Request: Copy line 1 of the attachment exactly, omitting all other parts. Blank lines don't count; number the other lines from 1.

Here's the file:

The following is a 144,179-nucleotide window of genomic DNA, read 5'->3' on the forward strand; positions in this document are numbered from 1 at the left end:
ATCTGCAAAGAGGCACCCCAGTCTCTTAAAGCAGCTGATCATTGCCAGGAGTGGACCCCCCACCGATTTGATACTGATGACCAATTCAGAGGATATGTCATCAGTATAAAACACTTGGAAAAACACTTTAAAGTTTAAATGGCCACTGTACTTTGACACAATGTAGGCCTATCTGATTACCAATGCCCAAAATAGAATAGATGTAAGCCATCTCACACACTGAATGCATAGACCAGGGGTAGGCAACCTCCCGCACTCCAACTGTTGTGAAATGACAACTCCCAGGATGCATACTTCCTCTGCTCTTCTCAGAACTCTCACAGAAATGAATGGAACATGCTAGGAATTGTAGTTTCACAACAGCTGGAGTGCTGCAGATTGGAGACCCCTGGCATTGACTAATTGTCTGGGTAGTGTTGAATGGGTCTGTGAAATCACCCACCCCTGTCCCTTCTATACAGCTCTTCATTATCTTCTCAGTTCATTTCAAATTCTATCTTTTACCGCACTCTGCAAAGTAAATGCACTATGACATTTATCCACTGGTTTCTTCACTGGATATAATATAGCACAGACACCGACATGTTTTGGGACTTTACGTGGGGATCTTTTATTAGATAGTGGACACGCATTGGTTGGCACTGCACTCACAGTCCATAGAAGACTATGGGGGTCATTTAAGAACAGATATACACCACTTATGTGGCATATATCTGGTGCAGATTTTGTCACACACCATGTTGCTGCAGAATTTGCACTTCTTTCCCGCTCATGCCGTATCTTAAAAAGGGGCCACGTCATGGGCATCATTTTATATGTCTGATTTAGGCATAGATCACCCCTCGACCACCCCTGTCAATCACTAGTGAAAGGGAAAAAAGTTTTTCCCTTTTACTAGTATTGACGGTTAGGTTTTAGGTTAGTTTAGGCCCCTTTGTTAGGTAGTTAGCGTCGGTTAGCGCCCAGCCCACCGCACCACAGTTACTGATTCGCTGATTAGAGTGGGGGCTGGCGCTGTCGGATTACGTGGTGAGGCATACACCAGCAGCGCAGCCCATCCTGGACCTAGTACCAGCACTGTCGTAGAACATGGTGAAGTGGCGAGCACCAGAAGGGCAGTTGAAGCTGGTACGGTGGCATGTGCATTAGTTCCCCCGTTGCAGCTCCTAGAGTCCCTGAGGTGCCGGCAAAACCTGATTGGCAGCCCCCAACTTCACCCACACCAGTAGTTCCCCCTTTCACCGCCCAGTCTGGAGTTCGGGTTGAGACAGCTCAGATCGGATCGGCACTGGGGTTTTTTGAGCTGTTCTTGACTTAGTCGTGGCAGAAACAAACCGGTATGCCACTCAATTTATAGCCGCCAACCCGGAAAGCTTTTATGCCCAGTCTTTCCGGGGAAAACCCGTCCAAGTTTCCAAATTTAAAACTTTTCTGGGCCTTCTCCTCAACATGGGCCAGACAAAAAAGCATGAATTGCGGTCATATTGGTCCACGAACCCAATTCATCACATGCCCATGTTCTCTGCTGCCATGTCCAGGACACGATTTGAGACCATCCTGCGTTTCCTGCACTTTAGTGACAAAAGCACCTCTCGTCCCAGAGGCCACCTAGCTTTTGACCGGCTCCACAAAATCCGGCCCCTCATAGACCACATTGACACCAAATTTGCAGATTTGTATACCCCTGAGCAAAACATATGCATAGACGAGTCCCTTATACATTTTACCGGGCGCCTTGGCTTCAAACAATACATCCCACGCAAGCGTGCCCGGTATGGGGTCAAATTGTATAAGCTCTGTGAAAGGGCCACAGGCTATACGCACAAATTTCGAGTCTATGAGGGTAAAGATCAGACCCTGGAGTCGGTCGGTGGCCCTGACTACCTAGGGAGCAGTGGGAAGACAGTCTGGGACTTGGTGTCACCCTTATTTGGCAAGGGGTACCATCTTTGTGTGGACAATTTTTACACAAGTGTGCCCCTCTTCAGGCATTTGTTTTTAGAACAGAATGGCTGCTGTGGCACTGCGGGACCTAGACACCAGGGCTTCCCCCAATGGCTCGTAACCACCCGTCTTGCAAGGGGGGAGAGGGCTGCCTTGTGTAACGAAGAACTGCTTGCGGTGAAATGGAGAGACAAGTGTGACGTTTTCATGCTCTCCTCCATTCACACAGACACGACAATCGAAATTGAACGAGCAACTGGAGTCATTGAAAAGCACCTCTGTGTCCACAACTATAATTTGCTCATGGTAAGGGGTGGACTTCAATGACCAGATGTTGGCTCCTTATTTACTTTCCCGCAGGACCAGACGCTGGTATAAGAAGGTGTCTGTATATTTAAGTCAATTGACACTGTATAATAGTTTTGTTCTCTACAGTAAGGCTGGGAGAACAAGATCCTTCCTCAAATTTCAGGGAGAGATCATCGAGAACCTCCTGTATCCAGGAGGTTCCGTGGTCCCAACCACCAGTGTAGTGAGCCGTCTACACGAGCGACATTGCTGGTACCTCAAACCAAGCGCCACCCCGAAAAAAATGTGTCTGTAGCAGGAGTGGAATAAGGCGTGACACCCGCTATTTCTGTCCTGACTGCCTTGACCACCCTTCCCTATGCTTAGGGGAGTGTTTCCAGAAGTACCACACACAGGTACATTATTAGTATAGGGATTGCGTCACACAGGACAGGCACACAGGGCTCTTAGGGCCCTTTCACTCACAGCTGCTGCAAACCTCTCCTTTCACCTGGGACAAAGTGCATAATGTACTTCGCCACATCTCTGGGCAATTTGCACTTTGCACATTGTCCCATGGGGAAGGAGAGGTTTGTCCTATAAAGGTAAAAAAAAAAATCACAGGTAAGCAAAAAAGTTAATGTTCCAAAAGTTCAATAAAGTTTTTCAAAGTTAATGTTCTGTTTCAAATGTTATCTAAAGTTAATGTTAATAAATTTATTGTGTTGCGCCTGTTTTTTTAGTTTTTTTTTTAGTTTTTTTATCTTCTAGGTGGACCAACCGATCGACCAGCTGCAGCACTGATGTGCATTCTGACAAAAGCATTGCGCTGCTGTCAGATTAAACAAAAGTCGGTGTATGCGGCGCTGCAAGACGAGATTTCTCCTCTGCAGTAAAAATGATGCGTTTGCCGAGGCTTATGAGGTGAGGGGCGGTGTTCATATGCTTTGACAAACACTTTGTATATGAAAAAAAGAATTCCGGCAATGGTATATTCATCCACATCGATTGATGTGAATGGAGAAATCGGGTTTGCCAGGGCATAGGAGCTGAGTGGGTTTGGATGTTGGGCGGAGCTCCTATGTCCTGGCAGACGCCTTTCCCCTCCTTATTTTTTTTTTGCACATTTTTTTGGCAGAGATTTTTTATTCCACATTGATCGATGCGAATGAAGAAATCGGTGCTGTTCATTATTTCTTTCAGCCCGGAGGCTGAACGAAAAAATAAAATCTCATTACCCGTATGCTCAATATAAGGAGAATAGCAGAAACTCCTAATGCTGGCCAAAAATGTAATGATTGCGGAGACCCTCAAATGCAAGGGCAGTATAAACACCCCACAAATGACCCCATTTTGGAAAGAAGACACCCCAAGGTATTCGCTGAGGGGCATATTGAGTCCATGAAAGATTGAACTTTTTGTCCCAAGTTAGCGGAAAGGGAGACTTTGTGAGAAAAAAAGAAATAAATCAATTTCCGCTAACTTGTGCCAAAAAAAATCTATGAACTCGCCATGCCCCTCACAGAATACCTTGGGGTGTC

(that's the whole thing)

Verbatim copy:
The following is a 144,179-nucleotide window of genomic DNA, read 5'->3' on the forward strand; positions in this document are numbered from 1 at the left end: